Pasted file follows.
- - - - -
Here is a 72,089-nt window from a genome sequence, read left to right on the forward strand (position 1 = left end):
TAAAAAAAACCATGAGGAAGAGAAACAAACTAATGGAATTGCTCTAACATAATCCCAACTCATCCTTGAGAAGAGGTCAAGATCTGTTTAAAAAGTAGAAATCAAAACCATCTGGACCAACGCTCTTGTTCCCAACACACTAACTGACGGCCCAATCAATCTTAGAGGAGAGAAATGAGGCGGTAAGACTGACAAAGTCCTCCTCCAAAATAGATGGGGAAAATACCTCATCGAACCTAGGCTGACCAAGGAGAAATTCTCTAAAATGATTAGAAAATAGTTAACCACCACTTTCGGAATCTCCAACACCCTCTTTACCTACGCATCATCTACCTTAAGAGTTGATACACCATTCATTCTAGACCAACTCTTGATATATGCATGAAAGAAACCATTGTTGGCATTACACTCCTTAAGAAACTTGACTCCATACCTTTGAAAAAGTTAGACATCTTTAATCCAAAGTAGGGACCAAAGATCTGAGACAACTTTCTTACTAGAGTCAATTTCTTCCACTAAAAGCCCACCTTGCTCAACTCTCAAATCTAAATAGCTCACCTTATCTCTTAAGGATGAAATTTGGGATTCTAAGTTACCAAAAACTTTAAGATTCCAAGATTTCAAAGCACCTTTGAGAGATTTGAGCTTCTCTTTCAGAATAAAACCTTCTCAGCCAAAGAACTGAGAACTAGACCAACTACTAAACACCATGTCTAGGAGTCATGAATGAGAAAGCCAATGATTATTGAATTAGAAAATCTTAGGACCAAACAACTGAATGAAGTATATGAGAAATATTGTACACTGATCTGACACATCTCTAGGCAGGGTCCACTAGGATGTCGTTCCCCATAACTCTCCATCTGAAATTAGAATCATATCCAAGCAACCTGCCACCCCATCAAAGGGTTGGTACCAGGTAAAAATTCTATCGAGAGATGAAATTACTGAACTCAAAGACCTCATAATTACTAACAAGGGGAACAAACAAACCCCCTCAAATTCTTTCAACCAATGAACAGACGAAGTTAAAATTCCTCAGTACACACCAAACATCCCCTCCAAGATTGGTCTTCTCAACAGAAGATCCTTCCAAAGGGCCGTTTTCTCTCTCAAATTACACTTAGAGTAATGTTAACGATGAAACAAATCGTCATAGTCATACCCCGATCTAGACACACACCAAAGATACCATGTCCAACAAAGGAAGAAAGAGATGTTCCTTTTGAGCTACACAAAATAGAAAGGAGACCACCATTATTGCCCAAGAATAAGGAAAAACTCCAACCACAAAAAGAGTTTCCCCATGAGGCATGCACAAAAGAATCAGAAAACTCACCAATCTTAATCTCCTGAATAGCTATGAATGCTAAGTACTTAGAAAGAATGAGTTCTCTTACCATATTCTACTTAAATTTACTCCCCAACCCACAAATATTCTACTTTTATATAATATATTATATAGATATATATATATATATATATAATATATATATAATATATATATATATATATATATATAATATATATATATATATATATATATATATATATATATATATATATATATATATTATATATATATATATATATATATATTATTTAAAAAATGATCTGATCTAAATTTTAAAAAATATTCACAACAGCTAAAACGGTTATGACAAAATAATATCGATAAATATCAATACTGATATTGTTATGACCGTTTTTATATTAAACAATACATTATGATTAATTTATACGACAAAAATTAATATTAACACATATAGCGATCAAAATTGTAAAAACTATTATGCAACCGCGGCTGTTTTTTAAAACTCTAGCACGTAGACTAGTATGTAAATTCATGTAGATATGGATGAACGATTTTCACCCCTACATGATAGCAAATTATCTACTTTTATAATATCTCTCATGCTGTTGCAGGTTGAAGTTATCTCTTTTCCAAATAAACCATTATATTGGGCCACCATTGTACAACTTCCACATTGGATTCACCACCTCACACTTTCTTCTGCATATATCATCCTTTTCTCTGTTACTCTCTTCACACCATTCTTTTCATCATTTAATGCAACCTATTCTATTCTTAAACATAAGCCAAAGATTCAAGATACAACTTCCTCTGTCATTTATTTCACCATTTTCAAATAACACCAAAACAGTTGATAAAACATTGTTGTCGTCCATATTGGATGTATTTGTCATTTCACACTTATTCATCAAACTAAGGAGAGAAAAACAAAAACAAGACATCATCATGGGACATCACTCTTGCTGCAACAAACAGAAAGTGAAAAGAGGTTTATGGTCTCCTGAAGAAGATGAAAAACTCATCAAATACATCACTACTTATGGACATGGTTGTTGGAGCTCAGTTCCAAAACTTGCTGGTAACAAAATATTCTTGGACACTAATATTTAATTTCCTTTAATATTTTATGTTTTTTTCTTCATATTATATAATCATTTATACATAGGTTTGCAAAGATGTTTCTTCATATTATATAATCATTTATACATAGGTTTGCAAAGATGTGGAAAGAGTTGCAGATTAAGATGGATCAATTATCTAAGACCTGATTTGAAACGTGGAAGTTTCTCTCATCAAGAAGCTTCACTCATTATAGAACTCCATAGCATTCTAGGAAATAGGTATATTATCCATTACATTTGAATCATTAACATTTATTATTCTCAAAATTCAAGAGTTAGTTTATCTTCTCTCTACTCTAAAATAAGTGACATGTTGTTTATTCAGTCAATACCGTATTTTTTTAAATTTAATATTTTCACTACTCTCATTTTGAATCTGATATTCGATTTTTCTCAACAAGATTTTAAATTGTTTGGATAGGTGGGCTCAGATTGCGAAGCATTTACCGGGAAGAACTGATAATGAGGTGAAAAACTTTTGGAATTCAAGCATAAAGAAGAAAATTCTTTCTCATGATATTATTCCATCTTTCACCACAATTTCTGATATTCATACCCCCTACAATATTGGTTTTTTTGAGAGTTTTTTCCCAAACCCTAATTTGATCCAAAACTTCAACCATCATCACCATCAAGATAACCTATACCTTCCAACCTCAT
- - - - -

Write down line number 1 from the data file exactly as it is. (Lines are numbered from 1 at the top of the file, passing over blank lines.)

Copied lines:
Here is a 72,089-nt window from a genome sequence, read left to right on the forward strand (position 1 = left end):